It seemed almost irrelevant.  And I was wrong. 


I didn’t become a writer because of grammar.  When I was in college, I was thinking about going into a field involving writing, but then I got careless with a composition and messed up a bunch of “its” and “it’s.”  My writing instructor admonished me, saying I couldn’t be successful in a writing profession by making basic mistakes. 

At the time, I knew the rules, but I also knew I had a tendency to get careless, so I ended up going into a profession that has nothing to do with writing.  I’m good at my job, but I kind of regret not going into a writing field (especially when I see professional writers today making more mistakes than I do on my nonprofessional blog). 

It’s my fault I didn’t choose a writing profession.  But everybody hates grammar so much that if I blame grammar, (almost) everybody will agree with me. 

Stupid grammar! 



“Grammar” is not spelled the way it sounds. 

People pronounce the word “grammar” as “gram-mer.”  It’s spelled as if it’s pronounced “gram-mar.”  Maybe I’ve been mispronouncing “grammar” all my life (and unintentionally exposing my ignorance by admitting it), but so have a bunch of other people too.  If grammar is going to have strict rules, it should at least follow basic spelling and pronunciation guidelines.  It’s almost like a politician who writes a law and then exempts politicians (or government officials) from their own rules.  The word “grammar” should not be exempt from its own rules. 

Grammar is a hypocrite.

  1. Ha! Good points, but I’m still a die-hard grammar fan.

  2. I hated grammar as a kid, but I thank my stars that I know the rules. I notice a lot of the rules have become loose to say the least, and I see a lot of professionals who don’t know where from wear, or even its from it’s. If I was a real die hard, I’d say what with the advent of texting and changes in standardizing English, in another 100 years no one will understand what all the grammatical marks are any more. Still, I like to know I’m being understood, so I stick to most of the rules.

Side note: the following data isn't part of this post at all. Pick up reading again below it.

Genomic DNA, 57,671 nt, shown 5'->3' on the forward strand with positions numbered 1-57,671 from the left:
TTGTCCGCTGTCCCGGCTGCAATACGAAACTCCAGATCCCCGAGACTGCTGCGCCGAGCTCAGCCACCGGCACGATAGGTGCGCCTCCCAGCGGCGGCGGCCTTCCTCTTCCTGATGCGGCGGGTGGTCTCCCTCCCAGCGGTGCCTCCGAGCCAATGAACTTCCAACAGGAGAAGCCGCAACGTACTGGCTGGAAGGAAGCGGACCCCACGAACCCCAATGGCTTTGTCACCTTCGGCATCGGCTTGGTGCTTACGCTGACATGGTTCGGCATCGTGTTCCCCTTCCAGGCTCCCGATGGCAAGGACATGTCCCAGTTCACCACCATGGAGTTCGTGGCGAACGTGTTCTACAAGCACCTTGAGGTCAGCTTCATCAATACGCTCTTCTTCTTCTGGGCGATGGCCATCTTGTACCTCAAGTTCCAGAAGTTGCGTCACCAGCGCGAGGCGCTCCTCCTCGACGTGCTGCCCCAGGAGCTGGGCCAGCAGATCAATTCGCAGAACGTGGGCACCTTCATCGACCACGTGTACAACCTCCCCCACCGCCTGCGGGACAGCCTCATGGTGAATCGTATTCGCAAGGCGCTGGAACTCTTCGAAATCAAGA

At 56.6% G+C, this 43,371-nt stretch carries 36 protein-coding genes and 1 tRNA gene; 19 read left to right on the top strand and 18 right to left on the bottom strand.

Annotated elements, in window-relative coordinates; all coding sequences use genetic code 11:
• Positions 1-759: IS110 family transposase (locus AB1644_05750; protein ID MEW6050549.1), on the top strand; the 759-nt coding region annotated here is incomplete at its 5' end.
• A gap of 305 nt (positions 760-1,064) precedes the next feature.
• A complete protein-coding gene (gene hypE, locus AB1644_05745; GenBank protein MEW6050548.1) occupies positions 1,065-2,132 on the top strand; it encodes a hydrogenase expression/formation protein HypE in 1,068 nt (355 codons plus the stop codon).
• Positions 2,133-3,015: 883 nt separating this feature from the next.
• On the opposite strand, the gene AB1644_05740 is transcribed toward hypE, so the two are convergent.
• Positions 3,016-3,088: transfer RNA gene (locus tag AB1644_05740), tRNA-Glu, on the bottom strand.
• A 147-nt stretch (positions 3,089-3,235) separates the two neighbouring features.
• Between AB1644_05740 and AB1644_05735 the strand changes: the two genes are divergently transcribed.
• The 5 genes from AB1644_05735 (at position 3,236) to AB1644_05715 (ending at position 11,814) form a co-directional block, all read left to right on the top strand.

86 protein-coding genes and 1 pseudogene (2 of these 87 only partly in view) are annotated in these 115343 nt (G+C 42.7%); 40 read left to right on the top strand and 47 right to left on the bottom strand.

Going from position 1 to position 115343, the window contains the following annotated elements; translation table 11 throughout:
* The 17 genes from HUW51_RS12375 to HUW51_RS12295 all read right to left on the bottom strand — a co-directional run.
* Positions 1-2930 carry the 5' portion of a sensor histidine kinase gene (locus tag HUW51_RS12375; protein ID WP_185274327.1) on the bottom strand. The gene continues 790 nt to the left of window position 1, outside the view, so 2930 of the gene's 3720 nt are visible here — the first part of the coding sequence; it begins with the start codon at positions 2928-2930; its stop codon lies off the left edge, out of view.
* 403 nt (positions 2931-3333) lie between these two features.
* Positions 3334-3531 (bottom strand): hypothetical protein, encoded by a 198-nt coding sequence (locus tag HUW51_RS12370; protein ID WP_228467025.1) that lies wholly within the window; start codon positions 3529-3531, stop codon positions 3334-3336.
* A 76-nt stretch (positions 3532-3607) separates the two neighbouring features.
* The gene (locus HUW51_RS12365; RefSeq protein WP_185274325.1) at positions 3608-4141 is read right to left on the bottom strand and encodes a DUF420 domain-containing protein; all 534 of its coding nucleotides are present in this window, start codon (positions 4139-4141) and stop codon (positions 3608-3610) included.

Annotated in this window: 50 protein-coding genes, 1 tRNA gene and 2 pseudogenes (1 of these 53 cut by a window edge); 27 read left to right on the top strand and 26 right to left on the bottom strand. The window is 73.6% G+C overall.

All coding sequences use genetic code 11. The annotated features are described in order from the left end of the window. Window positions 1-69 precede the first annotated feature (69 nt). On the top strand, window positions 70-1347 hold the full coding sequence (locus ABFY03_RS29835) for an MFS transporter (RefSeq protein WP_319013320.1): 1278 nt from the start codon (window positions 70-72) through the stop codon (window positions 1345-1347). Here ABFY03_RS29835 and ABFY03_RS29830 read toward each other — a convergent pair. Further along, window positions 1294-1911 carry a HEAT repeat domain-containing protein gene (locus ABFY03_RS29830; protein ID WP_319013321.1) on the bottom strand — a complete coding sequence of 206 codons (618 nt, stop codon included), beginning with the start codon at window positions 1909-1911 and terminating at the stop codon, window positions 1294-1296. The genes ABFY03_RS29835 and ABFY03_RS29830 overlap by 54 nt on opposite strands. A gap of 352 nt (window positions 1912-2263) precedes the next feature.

3. I guess I’m one of the statistical few in that I’m an English teacher who loves grammar and loves teaching it. I hated learning it in school until I got to university and found out that it made sense. The thing about grammar is that the stuff we often learn, like not splitting infinitives, is more just style and convention. I don’t like that stuff. Writers should write by sound and feel, not by rulebook.

    • You’re an English teacher, eh? When students ask if they can use the restroom, do you say, “I don’t know, can you?” Hahaha! (The diabolical laughter is mine, not from any of my former teachers.) I agree with you that most of it actually makes sense; I just understand why it gets frustrating sometimes.

      • Actually I teach English in Korea, so if my students ask anything in English, I’m overjoyed. I can’t have too high standards for them. I think people who ask that are being overly pedantic, since “can” can be used the same as “may”. But with grammar, the war rages on 🙂

  4. Loved the bonus reason! I hate grammar because of all the exceptions to the rules. Example “I” before “E” but then there’s words like “weird” and “seize.” What gives!

    • Ugh! The exceptions! The exceptions would get another 1,000 words (at least!) from me. At least I had a Charlie Brown spelling bee book to help me with the “i before e” stuff when I was a kid.

  5. Anonymous permalink


  6. Anonymous permalink

    Fuck gramer